Studying counter-current heat exchange is akin to a right of passage for budding young physiologists. After all, counter-current exchange systems are the quintessential example of an anatomical solution to a physiological challenge: elegant networks of interwoven vasculature whose arrangement alone maintains the internal milieu separate from a harsh and variable environment. The undergraduate physiology student may be bombarded with fascinating examples of heat exchangers: temperate ducks whose bodies stay toasty while their feet are on ice, tuna with red muscles keeping their core warm, etc. In these, as in most other examples, the counter-current heat exchanger serves to keep heat in the core of the body while letting the limbs cool down to the temperature of the surroundings.
Given our intimate acquaintance with the rete mirabile, the ‘wonderful net’, one would hardly imagine a case of counter-current heat exchange that would be surprising. However, leave it to the enigmatic leatherback sea turtle to provide us with an exception. John Davenport at University College Cork, Ireland, and colleagues at NOAA Fisheries and the US Geological Survey have uncovered a fascinating and unusual counter-current exchange system in these turtles and, frankly, it seems just a bit backward. A look at the turtle's biology suggests why that might be the case.
Leatherback sea turtles swim continuously and they often swim in cold temperate waters and dive down to water that is only just above freezing. The turtle's core temperature is warmer than the surrounding ocean, but its metabolic rate is low. Because of this low metabolism, there is good reason to suspect that the turtle depends on exercise – specifically, the heat produced as a by-product of muscular work – to keep itself warm. As a result, the temperature within the limbs is likely higher than the core temperature, and heat travels from the limbs to warm the core.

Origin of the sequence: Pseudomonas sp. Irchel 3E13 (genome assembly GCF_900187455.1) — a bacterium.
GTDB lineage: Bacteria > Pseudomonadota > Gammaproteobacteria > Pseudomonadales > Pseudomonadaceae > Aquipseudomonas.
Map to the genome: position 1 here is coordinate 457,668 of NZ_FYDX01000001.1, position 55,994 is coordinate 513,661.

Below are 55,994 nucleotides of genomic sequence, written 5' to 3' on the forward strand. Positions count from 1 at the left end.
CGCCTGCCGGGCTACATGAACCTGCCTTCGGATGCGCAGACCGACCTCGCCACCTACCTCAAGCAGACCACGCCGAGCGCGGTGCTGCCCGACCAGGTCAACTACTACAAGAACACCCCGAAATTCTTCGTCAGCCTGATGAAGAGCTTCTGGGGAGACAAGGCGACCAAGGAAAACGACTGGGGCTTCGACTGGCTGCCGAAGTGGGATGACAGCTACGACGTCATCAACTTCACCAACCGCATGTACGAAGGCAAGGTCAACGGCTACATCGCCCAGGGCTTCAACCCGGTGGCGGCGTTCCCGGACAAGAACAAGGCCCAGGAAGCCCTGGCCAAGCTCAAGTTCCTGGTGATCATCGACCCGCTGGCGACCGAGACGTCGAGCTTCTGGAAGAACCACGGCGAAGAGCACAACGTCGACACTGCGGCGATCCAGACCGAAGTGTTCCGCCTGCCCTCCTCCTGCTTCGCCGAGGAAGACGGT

Davenport and his colleagues noticed that there were networks of blood vessels – venous retes – at the base of each of the turtle's limbs and examined the pelvic retes in detail. But the vessels seemed to run counter to what one would expect from previous examples, where heat would be kept out of the limbs to heat the core of the body. Instead, the turtle's rete appear to act to retain heat within the limb, because of the heat gradient between the warm limb and the cooler body. Our hypothetical undergraduate physiologist may now be puzzled as to how this arrangement makes sense. But recall that the leatherback depends on swimming for warmth. The researchers suspect that the rete functions to maintain high limb muscle temperature for swimming in chilly water, while the core depends on insulation and thermal inertia to retain heat.
The authors also note that hyperthermia, overheating, is a true risk for leatherbacks, in particular when nesting; turtles exercise their hindlimbs while moving over the sand and digging, which could potentially cause them to overheat. In this case, counter-current exchange would serve to protect the body from excessive heat generated by the limbs.
The leatherback's unusual employment of counter-current heat exchange is a welcome reminder that the solutions to physiological challenges are just as varied as the challenges themselves – even when they superficially look alike.